How to get the most out of your budget
The news that hit the front page of the NYT the day after President Trump signed a bill that eliminated the “mandatory minimum wage” and allowed employers to keep paying less than the federal minimum wage without retaliation was a story of an American economy still reeling from the effects of the Great Recession.
The bill was signed by the president on Thursday and will soon go into effect, making it the fourth such bill passed by the Trump administration since he took office in January.
The House passed a similar measure in December, but it was blocked by the Senate.
The Senate also voted down a bill to increase the federal pay raise, and the House voted against a bill from the Democratic-controlled Senate that would increase the minimum wage for federal workers.
Trump has said that he will sign the bill, which was first introduced by Rep. Tim Walberg, D-Minn., but he has not indicated that he would sign the measure into law.
The $1.9 trillion measure, which has passed the Senate and House and is now headed to the White House, increases the minimum pay for federal employees from $7.25 per hour to $10.10.
Under the bill that passed the House, employees earning the federal poverty level of $23,850 would get a raise from $9.25 to $11.50 per hour.
The federal minimum hourly wage is $7, followed by $9, $11 and $13.
The legislation would also require employers with more than 50 full-time employees to pay their workers a minimum wage of $7 per hour, or pay the full $15 per hour in tips, as well as provide overtime pay.
Trump signed the legislation on Thursday, but he said in a statement Friday that he is “actively looking into other ways to make sure our workers are treated fairly and are able to earn the wages they deserve.”
In an interview with The Associated Press, Walberg said that the House bill did not have enough support to pass the Senate, and that it was a “political stunt” that did not provide adequate protections for federal wage workers.
“It’s a political stunt, and it’s a sham, because the bill did nothing to address the needs of those workers,” Walberg told AP.
“If they can make it to the president’s desk and do something that is not on the table, he can sign it.
That’s the reality of this.”
The White House did not immediately respond to a request for comment.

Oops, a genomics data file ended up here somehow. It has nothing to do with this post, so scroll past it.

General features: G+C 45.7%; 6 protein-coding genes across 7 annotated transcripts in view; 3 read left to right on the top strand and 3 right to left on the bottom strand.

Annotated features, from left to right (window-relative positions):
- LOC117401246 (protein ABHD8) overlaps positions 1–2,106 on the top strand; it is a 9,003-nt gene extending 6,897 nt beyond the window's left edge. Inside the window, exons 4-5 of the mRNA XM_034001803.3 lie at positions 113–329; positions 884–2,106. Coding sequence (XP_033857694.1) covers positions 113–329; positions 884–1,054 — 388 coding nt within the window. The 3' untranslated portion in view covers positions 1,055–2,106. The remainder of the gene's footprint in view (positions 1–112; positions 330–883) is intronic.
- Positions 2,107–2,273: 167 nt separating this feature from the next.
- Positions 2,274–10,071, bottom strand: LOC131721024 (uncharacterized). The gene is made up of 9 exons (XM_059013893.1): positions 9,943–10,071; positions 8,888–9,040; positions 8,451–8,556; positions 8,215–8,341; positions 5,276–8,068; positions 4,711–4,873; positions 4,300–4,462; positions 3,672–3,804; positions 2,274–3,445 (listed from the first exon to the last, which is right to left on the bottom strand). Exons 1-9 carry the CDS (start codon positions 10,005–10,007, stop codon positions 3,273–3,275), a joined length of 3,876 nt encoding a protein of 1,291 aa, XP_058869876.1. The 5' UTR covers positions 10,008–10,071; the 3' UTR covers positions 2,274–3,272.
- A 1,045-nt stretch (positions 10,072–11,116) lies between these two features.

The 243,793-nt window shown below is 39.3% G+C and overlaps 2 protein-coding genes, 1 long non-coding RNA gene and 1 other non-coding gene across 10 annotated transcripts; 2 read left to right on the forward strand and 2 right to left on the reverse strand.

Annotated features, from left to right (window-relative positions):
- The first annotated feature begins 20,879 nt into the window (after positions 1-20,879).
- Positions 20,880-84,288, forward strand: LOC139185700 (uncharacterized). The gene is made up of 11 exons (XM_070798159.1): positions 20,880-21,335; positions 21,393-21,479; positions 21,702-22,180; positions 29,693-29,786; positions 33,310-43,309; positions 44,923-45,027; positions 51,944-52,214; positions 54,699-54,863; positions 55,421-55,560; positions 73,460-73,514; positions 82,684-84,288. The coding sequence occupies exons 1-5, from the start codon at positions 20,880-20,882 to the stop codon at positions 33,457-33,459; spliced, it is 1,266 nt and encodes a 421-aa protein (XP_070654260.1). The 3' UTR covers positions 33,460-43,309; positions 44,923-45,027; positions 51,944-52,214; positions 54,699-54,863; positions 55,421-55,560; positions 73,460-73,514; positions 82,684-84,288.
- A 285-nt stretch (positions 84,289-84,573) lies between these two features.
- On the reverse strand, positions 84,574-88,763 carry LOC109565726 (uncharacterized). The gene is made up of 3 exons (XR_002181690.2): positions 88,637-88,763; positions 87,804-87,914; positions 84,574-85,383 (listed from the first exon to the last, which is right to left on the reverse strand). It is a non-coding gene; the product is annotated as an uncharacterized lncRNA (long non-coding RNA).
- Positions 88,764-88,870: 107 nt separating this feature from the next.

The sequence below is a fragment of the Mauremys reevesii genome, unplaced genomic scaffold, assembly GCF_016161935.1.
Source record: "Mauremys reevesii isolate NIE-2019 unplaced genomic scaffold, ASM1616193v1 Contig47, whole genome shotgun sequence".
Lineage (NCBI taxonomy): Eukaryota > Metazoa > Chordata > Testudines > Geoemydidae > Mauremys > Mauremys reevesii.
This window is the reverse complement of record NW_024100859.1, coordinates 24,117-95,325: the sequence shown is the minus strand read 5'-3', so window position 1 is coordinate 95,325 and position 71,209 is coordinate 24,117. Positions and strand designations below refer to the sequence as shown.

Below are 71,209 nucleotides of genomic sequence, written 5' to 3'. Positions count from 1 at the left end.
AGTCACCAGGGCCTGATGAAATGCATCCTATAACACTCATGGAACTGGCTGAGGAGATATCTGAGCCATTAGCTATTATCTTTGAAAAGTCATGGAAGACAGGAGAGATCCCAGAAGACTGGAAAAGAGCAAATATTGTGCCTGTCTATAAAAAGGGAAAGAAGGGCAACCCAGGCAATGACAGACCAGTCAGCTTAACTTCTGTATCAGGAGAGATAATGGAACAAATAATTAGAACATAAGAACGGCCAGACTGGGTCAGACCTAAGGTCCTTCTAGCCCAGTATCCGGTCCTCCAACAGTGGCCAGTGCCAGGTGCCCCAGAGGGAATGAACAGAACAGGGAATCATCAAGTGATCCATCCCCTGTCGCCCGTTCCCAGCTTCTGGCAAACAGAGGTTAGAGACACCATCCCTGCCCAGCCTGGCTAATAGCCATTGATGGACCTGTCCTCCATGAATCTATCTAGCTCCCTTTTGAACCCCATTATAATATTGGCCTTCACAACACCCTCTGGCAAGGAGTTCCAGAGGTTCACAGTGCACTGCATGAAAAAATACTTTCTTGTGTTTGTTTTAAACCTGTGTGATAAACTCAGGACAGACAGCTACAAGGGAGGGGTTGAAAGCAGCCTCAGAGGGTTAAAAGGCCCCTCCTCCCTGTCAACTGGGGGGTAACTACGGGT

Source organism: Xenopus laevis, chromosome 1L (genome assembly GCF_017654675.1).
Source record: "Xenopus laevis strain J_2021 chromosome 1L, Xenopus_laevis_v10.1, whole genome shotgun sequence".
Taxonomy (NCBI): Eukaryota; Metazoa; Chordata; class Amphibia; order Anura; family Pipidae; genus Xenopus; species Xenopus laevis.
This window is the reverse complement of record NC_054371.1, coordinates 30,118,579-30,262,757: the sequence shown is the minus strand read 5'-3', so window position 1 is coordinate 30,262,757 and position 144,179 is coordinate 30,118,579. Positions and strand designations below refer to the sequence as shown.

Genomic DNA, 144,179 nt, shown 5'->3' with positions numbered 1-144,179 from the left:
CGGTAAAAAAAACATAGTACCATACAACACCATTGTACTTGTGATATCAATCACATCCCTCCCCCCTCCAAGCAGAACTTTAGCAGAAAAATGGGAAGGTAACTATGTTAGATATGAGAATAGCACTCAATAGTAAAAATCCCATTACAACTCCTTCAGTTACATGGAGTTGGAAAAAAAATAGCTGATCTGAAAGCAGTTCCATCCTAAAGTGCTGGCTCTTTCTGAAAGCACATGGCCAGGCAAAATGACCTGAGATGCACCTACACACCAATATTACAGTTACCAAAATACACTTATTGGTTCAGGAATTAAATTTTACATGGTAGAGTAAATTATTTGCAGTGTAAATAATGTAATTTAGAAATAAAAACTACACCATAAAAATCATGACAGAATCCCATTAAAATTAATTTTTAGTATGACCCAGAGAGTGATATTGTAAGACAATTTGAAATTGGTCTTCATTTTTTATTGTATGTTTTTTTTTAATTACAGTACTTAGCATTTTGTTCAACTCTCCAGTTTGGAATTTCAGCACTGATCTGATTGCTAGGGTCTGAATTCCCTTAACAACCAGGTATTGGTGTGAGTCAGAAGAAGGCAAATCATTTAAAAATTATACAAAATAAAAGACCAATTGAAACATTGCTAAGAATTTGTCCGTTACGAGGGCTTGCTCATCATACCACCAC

The National Restaurant Association said that restaurant workers, the backbone of the U.S. economy, “are struggling to make ends meet.”
In a statement, the trade group called the bill “a major setback for our country’s restaurant industry,” and said that it “undermines the federal wage and hour laws.”
In its statement, restaurant industry representatives argued that the bill would not help them because it would only provide an increase in the minimum hourly rate for those earning at or above the federal level, not workers at other levels.
The industry groups said that most employers are already paid a higher minimum wage than the $7 hourly rate.
Many restaurant workers are also receiving higher tips from their employers than the minimum, according to the restaurant industry’s statement.
In addition, the bill provides for an automatic cut in tips for tipped employees.
The law is not currently on the books for employers who have tipped employees who do not receive tips.
In a December letter to lawmakers, the National Restaurant Associations’ Executive Director, Gary Halverson, called the legislation “another political stunt by the Democrats to undermine wage and pay equality for hardworking Americans.”
“This law would also harm the economic health of restaurant owners who are already struggling,” Halverson wrote.
“This bill would eliminate a critical wage floor that helps drive economic growth, employment and job creation in our nation’s restaurants.”
In addition to the minimum bill, the Trump Administration has already proposed a proposal to make it easier for businesses to pay workers below the federal federal minimum by raising the federal income tax rate for individuals to 39.6 percent.
But Trump has not announced whether he will veto the legislation, or whether he would delay signing it for a few weeks.
The White, House and Senate administrations have said that they will seek to expedite the approval of the bill through an expedited process, which includes expediting the Congressional Review Act, a bill of rights that requires a vote from both chambers of Congress.
The review act allows Congress to overturn a regulation, a court ruling or a rule issued by the executive branch.
The Trump administration also is seeking a waiver from the Congressional Budget Office that would allow the administration to implement the legislation without Congressional approval.
But many restaurant workers and labor groups have warned that it would put at risk their livelihoods and have a chilling effect on the business climate in the restaurant sector.
In December, a group of about 300 restaurant workers in the Chicago area protested at a McDonald’s in downtown Chicago, with the group saying that they feared losing their jobs.